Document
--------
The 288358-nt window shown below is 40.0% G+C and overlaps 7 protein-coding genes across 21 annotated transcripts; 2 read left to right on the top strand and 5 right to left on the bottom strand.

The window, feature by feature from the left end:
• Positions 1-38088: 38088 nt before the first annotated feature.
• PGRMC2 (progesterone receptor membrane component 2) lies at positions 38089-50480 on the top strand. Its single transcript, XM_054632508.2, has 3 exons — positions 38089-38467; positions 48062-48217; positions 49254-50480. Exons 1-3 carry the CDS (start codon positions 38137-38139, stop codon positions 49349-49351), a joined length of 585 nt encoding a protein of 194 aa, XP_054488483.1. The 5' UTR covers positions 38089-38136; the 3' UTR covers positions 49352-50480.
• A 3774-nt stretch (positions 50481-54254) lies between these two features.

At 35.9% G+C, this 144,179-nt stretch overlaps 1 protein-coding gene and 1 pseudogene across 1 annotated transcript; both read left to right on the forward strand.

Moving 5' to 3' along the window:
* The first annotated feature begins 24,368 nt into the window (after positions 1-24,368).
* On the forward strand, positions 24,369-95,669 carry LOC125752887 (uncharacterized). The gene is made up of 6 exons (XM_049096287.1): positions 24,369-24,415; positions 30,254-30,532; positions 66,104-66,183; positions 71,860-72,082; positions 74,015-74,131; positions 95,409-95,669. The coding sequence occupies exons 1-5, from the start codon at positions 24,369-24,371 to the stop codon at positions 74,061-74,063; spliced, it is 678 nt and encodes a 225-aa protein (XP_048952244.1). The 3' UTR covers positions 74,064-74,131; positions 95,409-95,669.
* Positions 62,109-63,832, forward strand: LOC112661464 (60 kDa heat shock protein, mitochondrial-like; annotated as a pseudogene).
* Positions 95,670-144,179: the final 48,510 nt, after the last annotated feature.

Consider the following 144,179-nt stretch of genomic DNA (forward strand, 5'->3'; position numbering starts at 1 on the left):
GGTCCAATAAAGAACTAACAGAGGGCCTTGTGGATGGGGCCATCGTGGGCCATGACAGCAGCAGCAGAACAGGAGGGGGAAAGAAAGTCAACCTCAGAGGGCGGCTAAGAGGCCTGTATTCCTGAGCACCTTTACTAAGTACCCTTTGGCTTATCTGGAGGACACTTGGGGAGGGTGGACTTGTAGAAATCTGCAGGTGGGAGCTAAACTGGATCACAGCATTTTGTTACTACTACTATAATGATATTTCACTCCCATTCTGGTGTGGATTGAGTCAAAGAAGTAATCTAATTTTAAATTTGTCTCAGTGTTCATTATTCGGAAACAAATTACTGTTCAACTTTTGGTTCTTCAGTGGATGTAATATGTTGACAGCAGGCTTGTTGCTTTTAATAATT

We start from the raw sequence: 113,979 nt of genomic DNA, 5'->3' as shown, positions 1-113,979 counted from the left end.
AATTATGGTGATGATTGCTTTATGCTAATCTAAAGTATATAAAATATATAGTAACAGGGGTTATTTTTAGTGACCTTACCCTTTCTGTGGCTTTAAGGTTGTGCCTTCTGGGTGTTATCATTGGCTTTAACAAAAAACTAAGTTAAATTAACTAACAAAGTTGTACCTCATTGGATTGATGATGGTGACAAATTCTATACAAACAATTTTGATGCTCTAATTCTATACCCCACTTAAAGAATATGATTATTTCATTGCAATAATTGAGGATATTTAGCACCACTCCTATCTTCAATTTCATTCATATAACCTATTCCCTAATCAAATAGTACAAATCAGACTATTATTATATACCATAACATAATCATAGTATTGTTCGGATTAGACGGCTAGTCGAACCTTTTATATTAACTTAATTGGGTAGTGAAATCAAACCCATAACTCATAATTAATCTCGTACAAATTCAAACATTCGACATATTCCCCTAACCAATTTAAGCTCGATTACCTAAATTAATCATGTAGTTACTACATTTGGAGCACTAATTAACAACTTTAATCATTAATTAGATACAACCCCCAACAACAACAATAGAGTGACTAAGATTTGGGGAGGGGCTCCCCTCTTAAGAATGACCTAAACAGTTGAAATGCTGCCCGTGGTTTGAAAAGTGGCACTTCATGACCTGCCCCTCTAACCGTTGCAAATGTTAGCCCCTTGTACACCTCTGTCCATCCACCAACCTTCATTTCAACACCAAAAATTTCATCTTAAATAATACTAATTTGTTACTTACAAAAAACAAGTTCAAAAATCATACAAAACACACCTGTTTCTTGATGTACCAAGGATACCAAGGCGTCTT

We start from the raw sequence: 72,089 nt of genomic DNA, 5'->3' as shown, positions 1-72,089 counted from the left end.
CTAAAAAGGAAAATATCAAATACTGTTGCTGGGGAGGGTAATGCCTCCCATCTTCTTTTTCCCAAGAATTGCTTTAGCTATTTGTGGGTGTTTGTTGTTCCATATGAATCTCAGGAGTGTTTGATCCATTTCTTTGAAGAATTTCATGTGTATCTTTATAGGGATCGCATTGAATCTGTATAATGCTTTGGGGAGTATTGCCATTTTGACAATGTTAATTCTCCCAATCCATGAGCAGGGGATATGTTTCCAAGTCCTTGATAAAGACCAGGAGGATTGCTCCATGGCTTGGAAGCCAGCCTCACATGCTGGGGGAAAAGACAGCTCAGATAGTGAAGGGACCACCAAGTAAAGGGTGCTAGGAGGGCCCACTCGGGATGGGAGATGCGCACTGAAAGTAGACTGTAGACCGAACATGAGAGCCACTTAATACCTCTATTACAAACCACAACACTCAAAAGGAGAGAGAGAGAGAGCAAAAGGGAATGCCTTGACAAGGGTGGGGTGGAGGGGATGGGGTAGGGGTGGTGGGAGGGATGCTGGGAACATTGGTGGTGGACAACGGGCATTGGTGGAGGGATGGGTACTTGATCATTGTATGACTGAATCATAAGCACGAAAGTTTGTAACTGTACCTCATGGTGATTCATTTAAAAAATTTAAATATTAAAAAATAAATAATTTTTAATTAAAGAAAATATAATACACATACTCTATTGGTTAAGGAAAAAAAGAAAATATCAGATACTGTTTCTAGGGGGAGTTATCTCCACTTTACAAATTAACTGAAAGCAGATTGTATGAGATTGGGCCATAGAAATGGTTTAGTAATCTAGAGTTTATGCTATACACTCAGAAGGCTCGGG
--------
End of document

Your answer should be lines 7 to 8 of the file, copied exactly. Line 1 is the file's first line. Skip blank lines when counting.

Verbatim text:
Moving 5' to 3' along the window:
* The first annotated feature begins 24,368 nt into the window (after positions 1-24,368).